Vietnam police detain 18 Catholics after clashes

Hanoi, Vietnam - Clashes broke out after Catholics erected a makeshift place of worship in central Vietnam on a site where American bombs destroyed a church during the Vietnam War. Communist authorities detained 18 people.

The confrontation started Monday when about 150 Catholics built the structure intended for religious services on the site of the Tam Toa church, which was destroyed by U.S. planes in 1968, Father Pham Dinh Phung said Wednesday by telephone from Quang Binh province.

"The police beat the Catholics, and some of them were bleeding," Phung said, adding that officers dismantled the makeshift church and took away the cross.

Police released two 15-year-old girls but the 18 others remained jailed, he said. "We strongly protest the beating and arrests of the Catholics and demand their immediate release," Phung said.

Tran Cong Thuat, deputy governor of Quang Binh, denied police beat anyone. "There were clashes between the Catholics and the local residents," he told The Associated Press by phone. "Police were there just to keep order."

People on both sides suffered minor injuries including several police officers, Thuat said.

The provincial government turned the Tam Toa church site into a Vietnam War memorial in 1991, Thuat said.

Catholics have since been forced to hold religious services at a house nearby but have pushed for a new church, Phung said.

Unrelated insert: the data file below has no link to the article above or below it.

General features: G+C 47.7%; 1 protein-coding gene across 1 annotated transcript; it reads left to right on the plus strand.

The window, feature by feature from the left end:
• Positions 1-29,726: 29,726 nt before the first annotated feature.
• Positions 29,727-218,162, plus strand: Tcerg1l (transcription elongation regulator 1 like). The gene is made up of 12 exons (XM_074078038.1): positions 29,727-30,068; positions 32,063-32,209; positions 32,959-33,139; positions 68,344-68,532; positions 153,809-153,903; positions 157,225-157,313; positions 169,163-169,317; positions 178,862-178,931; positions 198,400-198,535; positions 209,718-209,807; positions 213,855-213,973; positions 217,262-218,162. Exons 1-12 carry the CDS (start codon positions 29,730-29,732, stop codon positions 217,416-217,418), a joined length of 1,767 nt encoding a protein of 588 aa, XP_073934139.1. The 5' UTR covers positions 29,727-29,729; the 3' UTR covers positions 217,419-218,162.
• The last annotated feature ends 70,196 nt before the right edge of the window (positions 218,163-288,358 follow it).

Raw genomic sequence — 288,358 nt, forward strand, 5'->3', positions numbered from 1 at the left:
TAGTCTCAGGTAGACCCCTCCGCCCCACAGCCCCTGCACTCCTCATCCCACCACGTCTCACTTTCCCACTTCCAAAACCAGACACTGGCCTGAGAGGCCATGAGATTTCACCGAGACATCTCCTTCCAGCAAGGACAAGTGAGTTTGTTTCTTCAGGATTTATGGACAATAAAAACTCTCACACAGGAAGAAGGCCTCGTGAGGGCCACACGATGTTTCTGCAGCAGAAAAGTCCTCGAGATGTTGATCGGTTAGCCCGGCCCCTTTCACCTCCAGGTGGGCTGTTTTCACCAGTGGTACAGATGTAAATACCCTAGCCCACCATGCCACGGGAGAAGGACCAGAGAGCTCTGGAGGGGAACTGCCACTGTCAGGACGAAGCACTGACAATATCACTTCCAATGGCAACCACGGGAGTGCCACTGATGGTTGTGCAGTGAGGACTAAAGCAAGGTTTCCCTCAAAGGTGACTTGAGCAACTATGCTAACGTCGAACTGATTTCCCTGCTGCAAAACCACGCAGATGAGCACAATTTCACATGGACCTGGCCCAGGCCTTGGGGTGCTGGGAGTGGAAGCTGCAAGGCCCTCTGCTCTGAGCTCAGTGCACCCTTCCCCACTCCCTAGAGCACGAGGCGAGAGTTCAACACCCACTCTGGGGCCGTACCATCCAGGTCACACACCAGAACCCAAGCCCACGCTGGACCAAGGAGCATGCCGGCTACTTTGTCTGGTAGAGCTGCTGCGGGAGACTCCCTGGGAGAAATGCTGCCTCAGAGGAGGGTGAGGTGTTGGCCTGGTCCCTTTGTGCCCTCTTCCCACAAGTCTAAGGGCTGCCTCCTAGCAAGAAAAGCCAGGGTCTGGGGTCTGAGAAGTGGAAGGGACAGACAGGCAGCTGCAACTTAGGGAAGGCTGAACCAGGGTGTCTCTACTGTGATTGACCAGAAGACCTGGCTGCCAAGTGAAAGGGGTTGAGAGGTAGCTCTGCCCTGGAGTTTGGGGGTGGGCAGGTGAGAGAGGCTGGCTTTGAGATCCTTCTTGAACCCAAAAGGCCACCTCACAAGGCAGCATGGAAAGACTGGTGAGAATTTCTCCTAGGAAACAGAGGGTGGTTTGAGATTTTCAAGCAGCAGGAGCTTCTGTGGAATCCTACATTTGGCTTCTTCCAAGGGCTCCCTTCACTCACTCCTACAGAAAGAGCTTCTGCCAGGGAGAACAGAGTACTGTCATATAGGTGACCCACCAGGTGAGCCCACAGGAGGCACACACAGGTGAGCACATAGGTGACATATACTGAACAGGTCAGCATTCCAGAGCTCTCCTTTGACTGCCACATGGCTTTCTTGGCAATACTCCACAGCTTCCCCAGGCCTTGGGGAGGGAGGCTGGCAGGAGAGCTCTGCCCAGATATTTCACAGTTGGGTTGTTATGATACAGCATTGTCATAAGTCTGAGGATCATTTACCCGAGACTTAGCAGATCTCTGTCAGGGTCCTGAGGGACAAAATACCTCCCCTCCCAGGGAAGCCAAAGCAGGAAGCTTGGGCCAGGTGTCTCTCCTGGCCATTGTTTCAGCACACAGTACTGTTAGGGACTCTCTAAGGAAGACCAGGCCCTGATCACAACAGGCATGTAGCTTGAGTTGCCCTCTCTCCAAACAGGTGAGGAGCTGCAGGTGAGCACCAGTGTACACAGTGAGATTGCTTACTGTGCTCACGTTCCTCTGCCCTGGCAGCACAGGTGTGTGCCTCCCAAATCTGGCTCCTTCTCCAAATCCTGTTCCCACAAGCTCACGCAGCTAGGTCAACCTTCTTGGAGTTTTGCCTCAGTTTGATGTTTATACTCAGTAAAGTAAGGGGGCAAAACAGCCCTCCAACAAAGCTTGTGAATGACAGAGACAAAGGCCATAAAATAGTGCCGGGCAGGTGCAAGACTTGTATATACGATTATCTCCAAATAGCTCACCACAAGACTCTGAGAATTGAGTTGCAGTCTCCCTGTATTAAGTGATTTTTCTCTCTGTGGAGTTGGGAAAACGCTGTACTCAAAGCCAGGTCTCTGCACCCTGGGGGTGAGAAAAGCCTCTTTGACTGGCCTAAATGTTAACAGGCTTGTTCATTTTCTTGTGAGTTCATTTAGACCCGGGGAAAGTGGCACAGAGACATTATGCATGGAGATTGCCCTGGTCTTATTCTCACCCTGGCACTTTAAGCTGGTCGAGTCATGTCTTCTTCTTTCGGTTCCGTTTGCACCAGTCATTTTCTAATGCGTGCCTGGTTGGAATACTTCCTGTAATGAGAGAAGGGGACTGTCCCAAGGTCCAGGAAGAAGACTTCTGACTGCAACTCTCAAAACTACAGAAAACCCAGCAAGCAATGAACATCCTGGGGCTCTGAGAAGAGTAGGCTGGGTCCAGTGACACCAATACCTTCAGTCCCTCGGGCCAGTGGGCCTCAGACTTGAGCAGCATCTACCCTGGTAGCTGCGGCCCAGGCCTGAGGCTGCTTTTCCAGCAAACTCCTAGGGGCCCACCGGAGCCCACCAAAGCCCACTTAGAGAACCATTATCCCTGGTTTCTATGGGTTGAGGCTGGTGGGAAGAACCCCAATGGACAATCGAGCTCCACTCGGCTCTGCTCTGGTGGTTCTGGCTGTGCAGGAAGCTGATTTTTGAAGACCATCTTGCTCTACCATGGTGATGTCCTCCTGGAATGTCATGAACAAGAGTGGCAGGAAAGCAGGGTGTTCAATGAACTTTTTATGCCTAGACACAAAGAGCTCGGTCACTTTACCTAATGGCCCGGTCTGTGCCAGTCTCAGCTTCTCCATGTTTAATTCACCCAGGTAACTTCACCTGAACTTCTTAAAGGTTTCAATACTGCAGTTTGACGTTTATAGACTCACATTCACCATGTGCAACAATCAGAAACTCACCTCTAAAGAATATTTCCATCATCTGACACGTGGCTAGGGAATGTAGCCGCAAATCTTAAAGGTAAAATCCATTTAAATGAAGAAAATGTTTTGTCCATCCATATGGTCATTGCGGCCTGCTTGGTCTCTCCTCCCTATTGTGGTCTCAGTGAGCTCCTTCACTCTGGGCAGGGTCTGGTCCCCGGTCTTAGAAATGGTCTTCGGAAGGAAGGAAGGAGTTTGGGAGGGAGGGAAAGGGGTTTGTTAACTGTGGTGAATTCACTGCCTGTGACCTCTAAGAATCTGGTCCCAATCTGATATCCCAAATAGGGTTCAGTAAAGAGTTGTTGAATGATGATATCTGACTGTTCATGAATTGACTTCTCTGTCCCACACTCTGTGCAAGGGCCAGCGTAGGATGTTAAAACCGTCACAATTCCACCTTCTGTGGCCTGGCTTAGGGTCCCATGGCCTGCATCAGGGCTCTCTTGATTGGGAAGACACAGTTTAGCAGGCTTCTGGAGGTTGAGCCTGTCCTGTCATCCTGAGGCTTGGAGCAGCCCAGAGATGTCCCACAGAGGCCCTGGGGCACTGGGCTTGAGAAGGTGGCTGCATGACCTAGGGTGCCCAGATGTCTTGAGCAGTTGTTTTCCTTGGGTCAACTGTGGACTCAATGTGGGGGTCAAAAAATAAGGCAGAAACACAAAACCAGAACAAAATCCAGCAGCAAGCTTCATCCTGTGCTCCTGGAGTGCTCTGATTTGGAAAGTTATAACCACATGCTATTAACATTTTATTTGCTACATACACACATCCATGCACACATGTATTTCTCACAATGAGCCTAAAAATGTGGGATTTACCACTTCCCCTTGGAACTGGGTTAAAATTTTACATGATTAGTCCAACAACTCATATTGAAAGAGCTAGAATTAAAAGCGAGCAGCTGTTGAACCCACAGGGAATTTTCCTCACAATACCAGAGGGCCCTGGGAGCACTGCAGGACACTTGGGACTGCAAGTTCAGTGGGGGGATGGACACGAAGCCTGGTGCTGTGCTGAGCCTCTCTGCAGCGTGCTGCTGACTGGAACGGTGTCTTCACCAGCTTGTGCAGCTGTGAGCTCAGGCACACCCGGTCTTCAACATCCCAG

"Church leaders met with provincial government officials about a year ago and they promised to give us land, but so far they haven't kept their words," he said.

Thuat said the local government has recommended five places for the site of the new church, but Catholic leaders have not agreed on any.

The communist government confiscated much of the Church's property after taking power from the French in 1954 in what was then North Vietnam.

Monday's dispute was the latest between Vietnamese authorities and the Catholic Church since disagreements of over land in the capital Hanoi last year. Several Catholics were arrested after knocking down a section of a wall surrounding one piece of property and setting up an altar and a statue of Virgin Mary.

Vietnam has more than 6 million Catholics, the second-largest number in Southeast Asia after the Philippines.

The communist country has often come under international criticism for its record on religious freedom and human rights. Hanoi does not have diplomatic relations with the Vatican.

Quang Binh province is about 315 miles (500 kilometers) south of Hanoi.